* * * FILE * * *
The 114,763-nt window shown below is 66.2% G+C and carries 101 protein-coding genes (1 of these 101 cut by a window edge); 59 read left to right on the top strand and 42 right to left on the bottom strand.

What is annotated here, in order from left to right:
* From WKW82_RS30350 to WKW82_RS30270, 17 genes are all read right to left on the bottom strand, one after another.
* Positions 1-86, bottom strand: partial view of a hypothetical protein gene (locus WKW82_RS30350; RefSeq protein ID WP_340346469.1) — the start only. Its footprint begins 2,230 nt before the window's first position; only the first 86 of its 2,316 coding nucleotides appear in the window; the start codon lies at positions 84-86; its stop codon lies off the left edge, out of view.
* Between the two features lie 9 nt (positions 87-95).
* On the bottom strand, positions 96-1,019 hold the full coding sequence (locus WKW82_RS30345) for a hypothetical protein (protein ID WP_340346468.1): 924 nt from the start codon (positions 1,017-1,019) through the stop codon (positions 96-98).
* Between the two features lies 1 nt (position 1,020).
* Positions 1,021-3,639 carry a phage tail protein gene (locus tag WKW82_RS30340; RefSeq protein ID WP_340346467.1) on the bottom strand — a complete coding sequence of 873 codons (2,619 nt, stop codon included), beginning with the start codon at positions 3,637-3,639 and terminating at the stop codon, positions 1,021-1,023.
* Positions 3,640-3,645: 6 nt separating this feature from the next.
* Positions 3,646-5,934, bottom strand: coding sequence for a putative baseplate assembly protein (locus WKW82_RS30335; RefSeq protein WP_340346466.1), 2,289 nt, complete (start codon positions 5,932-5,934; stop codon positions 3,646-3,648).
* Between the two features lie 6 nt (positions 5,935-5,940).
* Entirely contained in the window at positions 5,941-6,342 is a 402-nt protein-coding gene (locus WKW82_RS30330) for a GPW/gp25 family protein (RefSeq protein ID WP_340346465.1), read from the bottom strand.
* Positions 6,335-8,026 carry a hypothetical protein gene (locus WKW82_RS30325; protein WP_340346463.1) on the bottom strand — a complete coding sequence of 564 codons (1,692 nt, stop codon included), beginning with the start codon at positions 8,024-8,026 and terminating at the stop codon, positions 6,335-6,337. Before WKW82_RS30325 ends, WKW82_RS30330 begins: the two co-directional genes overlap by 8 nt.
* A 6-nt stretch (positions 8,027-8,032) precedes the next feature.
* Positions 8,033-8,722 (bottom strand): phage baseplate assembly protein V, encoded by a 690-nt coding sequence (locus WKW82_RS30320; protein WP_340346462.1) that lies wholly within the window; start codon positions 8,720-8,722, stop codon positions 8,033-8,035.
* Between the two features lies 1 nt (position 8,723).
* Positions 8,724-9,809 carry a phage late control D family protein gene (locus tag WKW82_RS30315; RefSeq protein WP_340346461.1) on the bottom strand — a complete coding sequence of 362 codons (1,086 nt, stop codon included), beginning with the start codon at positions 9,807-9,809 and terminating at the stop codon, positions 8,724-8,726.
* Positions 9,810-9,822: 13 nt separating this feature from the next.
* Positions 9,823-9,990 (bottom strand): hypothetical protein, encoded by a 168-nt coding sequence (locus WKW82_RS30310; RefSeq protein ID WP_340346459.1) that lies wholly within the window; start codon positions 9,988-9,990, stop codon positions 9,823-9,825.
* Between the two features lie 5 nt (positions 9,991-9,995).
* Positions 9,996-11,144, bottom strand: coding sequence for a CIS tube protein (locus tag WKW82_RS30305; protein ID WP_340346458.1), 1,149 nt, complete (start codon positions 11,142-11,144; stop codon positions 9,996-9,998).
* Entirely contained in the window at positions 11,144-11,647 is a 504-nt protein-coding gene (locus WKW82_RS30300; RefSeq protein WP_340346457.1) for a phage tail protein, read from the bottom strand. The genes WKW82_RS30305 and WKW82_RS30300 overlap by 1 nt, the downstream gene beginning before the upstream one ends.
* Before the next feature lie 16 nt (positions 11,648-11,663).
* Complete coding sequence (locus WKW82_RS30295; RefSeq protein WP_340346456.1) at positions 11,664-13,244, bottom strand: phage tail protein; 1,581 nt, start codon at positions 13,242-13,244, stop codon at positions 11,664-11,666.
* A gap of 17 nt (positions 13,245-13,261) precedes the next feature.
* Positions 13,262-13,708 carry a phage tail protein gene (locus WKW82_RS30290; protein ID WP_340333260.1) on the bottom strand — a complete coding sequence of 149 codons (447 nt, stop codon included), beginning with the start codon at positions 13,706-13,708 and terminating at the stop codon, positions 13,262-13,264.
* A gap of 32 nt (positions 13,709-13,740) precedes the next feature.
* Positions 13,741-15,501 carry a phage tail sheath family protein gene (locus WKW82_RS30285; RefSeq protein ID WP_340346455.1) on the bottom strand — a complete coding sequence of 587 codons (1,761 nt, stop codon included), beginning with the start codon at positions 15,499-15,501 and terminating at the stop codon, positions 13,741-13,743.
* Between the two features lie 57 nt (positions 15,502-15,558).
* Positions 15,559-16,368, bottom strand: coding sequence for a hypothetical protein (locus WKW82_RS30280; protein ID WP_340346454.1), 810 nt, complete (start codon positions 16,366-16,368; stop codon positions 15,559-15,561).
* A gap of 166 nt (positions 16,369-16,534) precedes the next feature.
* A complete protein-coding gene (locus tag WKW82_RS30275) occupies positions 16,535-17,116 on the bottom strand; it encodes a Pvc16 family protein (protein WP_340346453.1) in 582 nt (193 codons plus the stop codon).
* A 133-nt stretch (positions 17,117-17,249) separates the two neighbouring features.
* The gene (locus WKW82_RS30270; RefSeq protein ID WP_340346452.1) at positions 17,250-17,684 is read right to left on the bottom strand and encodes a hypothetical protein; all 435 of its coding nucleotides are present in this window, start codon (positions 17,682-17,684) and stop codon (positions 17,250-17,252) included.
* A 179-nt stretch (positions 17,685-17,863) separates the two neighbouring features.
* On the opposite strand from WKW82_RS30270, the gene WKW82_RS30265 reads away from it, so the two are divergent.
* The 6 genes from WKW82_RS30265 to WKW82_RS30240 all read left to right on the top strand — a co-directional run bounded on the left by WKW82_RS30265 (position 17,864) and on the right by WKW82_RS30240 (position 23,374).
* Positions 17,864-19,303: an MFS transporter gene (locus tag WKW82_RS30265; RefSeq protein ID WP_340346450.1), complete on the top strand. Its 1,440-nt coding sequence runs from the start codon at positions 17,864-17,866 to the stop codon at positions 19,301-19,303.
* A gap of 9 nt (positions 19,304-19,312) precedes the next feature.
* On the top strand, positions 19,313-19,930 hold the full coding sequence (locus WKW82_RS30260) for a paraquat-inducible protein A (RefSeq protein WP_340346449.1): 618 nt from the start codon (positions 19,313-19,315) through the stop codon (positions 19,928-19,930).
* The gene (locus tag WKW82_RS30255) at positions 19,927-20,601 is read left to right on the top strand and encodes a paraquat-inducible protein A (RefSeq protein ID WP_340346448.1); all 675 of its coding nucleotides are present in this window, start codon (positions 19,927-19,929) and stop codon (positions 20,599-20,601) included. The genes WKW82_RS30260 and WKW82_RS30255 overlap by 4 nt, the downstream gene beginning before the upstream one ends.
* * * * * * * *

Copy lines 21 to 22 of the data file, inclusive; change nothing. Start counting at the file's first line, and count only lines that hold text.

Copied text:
* Positions 9,996-11,144, bottom strand: coding sequence for a CIS tube protein (locus tag WKW82_RS30305; protein ID WP_340346458.1), 1,149 nt, complete (start codon positions 11,142-11,144; stop codon positions 9,996-9,998).
* Entirely contained in the window at positions 11,144-11,647 is a 504-nt protein-coding gene (locus WKW82_RS30300; RefSeq protein WP_340346457.1) for a phage tail protein, read from the bottom strand. The genes WKW82_RS30305 and WKW82_RS30300 overlap by 1 nt, the downstream gene beginning before the upstream one ends.